Planet Money - both a blog and a podcast, the NPR team makes a lot of complicated things easier to understand, and does a good job interviewing some really great guests.

Momey Magazine - a collection of relevant news articles from CNN / Money website is here.

Next Steps:

David Leonhardt - The "Economic Scene" weekly columnby the New York Times's best business reporter (and main reason to read the Times) is housed here in addition to his excellent work for the Sunday Times magazine.

Martin Wolf
- The Financial Times's highly respected columnist is held in high regard in finance ministries across Europe.

Deeper Cuts:

Baseline Scenario - The website of MIT economist Simon Johnson (who has been EVERYWHERE talking about the financial crisis) and a couple other smart guys. Baseline Scenario isn't technical, but it does get further into the details for those interested. In particular, their "baseline" narrative and recommendations is a good weekly read.

Monday, October 13, 2008

More Civil Than They're Saying

The press has continued to claim that the McCain has "sunk to new lows" etc, etc. In fact, Senator McCain and Senator Obama have actually run a relatively civil campaign. Certainly better than the last two.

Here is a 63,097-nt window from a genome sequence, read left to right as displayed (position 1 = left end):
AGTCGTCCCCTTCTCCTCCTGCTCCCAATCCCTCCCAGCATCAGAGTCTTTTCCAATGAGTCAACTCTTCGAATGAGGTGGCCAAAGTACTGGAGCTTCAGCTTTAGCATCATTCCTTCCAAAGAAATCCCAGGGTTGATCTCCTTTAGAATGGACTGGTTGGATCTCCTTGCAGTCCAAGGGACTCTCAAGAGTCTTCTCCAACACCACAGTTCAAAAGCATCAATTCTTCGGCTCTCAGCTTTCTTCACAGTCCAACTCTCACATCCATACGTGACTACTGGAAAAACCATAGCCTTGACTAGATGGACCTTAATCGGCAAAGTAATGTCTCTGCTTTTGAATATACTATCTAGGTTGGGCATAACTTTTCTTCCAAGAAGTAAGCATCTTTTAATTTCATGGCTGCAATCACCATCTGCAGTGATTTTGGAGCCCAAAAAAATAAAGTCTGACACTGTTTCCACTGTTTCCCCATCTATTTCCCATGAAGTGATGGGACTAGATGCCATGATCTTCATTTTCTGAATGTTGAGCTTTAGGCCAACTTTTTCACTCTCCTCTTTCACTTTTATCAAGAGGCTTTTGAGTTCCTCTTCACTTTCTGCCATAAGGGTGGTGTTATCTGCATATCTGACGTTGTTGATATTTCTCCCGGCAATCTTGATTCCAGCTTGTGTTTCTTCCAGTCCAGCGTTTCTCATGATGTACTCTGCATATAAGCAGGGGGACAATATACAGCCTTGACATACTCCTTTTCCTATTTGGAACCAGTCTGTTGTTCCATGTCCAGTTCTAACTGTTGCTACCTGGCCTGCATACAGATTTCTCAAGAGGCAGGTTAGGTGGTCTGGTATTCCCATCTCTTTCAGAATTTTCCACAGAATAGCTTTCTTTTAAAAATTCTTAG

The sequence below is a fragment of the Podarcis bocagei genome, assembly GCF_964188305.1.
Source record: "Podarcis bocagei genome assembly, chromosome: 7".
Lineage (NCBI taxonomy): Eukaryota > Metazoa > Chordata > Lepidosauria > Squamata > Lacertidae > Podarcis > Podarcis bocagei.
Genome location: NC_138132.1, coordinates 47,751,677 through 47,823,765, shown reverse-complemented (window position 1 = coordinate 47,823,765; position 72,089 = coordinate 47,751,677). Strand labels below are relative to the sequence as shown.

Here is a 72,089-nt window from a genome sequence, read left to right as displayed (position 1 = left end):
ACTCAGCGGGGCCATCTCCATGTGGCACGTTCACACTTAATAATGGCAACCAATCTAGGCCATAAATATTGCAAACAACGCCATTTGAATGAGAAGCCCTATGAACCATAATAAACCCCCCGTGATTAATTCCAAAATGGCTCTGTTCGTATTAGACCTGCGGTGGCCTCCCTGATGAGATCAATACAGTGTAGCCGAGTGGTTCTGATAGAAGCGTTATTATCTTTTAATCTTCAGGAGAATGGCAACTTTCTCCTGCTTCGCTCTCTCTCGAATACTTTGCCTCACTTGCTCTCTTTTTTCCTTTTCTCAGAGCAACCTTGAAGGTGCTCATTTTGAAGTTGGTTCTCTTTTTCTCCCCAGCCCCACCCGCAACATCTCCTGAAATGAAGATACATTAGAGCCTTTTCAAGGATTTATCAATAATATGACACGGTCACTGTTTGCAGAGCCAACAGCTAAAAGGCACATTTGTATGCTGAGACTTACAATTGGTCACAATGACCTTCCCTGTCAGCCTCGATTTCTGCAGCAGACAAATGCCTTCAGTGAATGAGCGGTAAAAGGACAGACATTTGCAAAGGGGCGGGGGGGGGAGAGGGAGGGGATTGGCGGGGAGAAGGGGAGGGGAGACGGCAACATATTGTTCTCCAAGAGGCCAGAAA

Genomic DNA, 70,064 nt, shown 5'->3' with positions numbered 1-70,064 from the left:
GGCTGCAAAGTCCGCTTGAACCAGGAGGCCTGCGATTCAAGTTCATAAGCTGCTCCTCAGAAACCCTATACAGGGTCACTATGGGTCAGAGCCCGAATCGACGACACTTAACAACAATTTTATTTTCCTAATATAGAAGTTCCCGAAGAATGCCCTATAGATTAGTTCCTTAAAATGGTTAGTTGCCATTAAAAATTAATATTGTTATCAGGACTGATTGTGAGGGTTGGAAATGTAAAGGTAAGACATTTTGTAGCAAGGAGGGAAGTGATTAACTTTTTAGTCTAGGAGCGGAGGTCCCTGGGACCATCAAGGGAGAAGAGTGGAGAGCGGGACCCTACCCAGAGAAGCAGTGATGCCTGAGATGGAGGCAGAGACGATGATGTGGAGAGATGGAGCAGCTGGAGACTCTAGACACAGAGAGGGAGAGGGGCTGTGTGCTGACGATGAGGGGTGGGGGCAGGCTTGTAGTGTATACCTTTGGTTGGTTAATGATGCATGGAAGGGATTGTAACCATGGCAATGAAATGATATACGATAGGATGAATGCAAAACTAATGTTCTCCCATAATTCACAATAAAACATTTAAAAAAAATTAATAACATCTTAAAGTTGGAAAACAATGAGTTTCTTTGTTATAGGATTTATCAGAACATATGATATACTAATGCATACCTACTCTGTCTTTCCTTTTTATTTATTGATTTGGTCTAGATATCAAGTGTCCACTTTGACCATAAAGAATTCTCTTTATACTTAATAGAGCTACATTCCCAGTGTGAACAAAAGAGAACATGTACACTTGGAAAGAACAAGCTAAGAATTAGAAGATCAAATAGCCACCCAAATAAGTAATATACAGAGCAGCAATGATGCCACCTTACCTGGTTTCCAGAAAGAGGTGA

A while ago I lauded Senator Obama for criticizing his own staff's inappropriate comments. When his press people went over the top in attacking Sarah Palin, Obama took them to the wood shed.

Yesterday, Senator McCain did the same with his own supporters, who were accurately maligning Senator Obama:

Fearing the raw and at times angry emotions of his supporters may damage his campaign, John McCain on Friday urged them to tone down their increasingly personal denunciations of Barack Obama, including one woman who said she had heard that the Democrat was "an Arab."

Each time he tried to cool the crowd, he was rewarded with a round of boos.
At one point, Senator McCain even took a microphone away from a woman who insisted Senator Obama was an "Arab." (see photo)

Senators McCain and Obama are trying to keep this election civil. I hope their supporters can do the same.

Congratulations Paul Krugman

I just wanted to congratulate Paul Krugman, an economist at Princeton and columnist for the New York Times. Krugman has been awarded this year's Nobel Prize in economics.

Although unfortunately known for his acidic columns assailing the Bush administration, Krugman is also a pathbreaking specialist in international trade, and his popular articles explaining international trade are among the best I've read. The research that led to the award specficially examines how economies of scale affect trade patterns.

I have to admit to being of two minds about Paul Krugman, because there are two Paul Krugmans - the partisan political commentator and the dispassionate trade economist. I'm happy to see the latter recognized.